Mirrorless when applied to cameras is a relatively new term although in some form or other they have been around for years. In modern times it usually refers to the modification of DSLRs to operate without a mirror. In the redesign of the DSLR concept, the mirrorless camera was born.
Although mirrorless cameras could not match DSLRs in image quality in the early days, today’s mirrorless cameras are very comparable to DSLRs. They also have a smaller body than DSLR cameras, making them easier to carry.
A mirrorless camera is a type of camera that uses interchangeable lenses. It’s related to the digital single-lens reflex (DSLR) camera, but do not confuse the two as the same. A DSLR uses a mirror to reflect light from the lens to an optical viewfinder. When the shutter button is pressed, a mirror flips up to allow light to hit the sensor.
Mirrorless cameras do away with the mirror system (hence the name) and instead use electronic viewfinders, or simply no viewfinder at all. This allows for lighter and smaller designs, but professional models can still be somewhat bulky and heavy. Like DSLRs, mirrorless cameras can let you attach a variety of lenses and typically use larger lenses and larger sensors than point-and-shoot, which leads to superior image quality.
Mirrorless cameras have some fine new features
Interchangeable lenses: With a mirrorless camera, you can swap out the lens just like a DSLR to take advantage of different features.
Image sensor: The image sensor is a silicon chip inside the camera body that measures light from the scene and records photos. Image sensors are described by manufacturers in terms of physical size and the number of megapixels they can record. The light through the lens is focused directly onto the sensor, whereas in a DSLR there was a mirror in the way when viewfinding.
Electronic viewfinder (EVF): An EVF differs from the optical viewfinder found on a DSLR in that it is a tiny electronic display screen. Mirrorless use only EVFs; DSLRs can use either EVFs or optical viewfinders. However, some mirrorless cameras do not have built-in EVFs.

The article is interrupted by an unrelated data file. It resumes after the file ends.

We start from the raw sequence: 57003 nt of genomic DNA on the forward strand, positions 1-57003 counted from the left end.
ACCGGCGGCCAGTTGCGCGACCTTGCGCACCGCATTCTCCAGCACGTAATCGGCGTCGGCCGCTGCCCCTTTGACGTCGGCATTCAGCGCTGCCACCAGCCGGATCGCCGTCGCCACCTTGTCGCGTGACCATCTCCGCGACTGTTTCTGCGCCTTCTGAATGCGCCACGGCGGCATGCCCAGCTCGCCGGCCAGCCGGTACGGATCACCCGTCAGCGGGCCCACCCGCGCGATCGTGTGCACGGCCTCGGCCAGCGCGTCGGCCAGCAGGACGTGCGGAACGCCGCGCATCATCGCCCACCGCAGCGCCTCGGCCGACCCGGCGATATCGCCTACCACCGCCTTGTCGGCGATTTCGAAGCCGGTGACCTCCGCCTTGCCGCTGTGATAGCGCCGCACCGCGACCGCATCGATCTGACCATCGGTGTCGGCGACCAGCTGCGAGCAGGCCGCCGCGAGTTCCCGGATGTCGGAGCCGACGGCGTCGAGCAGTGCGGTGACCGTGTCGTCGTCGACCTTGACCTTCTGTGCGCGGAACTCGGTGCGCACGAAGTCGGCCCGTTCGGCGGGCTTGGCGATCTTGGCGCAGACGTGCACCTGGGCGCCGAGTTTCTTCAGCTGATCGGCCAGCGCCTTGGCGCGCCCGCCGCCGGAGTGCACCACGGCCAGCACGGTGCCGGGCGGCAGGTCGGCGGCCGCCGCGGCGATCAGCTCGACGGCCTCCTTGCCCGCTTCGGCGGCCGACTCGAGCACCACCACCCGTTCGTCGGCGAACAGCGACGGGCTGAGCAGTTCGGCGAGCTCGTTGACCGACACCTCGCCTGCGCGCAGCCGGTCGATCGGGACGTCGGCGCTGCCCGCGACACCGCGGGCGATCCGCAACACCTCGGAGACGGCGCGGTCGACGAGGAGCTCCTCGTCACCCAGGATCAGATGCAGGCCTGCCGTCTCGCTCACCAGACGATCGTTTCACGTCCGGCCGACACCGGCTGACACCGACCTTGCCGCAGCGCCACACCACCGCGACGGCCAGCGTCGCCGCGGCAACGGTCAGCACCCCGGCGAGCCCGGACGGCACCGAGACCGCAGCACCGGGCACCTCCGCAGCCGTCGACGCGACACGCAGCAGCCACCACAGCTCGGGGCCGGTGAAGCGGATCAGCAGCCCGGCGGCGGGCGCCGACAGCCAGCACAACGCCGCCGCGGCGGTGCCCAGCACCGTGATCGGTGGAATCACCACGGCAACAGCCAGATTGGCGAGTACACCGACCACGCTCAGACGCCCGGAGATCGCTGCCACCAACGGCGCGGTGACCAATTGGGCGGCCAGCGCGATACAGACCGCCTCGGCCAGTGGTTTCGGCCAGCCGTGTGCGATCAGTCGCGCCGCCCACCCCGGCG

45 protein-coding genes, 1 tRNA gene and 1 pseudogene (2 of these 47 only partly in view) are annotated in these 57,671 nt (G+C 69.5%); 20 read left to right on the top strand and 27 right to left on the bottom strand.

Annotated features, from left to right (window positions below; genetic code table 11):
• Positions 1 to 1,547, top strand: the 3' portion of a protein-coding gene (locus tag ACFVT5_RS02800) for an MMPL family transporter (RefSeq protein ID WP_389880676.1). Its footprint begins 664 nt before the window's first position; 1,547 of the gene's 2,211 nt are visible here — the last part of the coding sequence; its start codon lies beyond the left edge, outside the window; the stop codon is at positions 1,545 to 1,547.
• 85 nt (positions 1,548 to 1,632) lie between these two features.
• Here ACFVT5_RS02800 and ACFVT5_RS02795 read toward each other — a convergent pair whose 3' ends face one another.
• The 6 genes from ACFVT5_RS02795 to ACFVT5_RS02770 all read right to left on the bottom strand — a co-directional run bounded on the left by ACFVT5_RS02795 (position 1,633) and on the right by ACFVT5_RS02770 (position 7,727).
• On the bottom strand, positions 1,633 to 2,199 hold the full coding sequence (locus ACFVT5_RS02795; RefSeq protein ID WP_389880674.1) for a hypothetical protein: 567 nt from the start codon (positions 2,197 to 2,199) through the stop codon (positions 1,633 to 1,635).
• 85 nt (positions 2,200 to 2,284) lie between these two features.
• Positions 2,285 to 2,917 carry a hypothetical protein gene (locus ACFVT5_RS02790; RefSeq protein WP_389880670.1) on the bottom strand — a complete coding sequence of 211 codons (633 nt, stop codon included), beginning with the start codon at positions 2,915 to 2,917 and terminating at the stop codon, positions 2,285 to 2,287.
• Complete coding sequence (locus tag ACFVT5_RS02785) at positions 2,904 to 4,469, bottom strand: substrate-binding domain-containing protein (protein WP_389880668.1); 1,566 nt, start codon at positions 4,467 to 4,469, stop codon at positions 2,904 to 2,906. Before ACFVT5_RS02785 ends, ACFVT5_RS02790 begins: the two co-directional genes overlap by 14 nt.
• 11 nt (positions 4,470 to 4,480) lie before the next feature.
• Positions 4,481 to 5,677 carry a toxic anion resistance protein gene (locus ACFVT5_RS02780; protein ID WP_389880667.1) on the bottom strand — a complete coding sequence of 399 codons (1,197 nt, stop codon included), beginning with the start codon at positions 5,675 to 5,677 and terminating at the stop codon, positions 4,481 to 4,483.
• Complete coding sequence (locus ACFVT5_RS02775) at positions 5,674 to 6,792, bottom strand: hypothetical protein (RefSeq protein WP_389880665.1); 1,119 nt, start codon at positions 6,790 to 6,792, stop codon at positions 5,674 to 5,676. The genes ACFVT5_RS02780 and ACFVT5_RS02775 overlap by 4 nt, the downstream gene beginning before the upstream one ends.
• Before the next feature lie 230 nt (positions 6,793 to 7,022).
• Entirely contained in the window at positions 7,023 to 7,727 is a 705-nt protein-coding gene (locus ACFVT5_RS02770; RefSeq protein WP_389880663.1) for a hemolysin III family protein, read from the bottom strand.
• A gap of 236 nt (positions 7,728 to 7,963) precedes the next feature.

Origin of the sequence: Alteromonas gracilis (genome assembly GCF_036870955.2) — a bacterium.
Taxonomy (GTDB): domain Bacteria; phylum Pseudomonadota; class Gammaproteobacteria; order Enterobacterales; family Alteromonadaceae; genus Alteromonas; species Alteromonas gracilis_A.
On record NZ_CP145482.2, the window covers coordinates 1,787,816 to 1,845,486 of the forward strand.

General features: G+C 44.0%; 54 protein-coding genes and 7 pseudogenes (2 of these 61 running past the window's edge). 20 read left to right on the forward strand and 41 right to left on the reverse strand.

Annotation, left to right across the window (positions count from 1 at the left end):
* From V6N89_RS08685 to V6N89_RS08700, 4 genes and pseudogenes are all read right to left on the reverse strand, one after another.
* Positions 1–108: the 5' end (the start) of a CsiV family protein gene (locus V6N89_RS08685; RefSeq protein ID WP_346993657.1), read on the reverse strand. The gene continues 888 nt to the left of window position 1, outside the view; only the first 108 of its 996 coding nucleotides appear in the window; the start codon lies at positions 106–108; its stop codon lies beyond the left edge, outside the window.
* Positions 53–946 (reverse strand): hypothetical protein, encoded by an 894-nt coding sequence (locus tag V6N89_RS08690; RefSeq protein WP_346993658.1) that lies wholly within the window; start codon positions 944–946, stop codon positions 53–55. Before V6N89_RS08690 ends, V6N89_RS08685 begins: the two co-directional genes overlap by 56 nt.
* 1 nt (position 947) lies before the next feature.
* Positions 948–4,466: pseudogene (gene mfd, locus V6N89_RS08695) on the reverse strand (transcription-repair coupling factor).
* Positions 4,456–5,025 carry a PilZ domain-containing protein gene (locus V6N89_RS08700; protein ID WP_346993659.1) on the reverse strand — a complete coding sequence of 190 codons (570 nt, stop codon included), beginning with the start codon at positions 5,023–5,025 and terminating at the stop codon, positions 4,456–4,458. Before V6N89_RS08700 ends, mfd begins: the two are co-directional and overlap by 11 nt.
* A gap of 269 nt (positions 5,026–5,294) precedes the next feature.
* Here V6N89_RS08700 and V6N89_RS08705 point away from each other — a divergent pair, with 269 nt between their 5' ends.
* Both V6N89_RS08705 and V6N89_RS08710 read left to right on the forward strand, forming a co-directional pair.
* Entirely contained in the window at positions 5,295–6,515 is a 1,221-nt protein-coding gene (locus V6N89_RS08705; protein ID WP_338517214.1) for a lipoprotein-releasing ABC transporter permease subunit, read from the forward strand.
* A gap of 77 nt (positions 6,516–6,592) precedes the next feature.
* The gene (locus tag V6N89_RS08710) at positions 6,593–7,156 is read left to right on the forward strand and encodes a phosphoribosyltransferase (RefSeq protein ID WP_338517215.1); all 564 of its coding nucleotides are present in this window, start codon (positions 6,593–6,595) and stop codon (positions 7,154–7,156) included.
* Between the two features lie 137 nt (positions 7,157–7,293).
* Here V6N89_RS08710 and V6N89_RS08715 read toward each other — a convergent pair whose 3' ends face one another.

LCD screen: The display screen on the back of a mirrorless camera allows you to view the current scene. You can use this screen or an EVF to frame the scene. Canon DSLRs have always provided this facility as a switchable option, but in mirrorless cameras this is your only option
Wireless connectivity: Most mirrorless cameras are now designed to connect to other devices and networks wirelessly. Using this connection, you can share photos as you shoot them and/or control the camera through a smartphone app. Mirrorless cameras may be able to use WiFi, Bluetooth, NFC connectivity, or all three.
The advantages of mirrorless cameras are:
Mirrorless cameras tend to outperform DSLRs in terms of movie recording. The autofocus system works faster than that of a DSLR, making video recording a smoother process. In many cases, a mirrorless camera is able to shoot at a higher burst rate than the average DSLR as well – though not as fast as a top-of-the-line DSLR.
What’s more, if you’re looking for a bit of style in the aesthetics of your camera, you’ll find more choices in the mirrorless arena. Mirrorless cameras tend to come in more designs and brighter colors than DSLRs.
The advantages of DSLR cameras are:
DSLRs offer more choice in terms of interchangeable lenses, and because DSLRs have been around a few decades more than mirrorless cameras, there are many compatible lenses available. In particular, DSLRs outdo mirrorless cameras in offering large telephoto lenses.
As a general rule, DSLR battery life is better than mirrorless camera battery life, too. You can frame photos with the DSLR using the optical viewfinder, which conserves battery life, whereas you must use an electronic viewfinder or the LCD screen to frame a scene on a mirrorless camera.
Future of Mirrorless Cameras
Mirrorless cameras have grown increasingly popular and are our go-to recommendation for most photographers today. The biggest advantage a DSLR still offers is the battery life, which often rates well over 1,000 shots per charge. We’ve found DSLRs also tend to offer more reliable autofocus performance in low light, but mirrorless cameras are getting better here with each new generation. Like it or not, mirrorless is the future, and that’s probably where your investment should be made.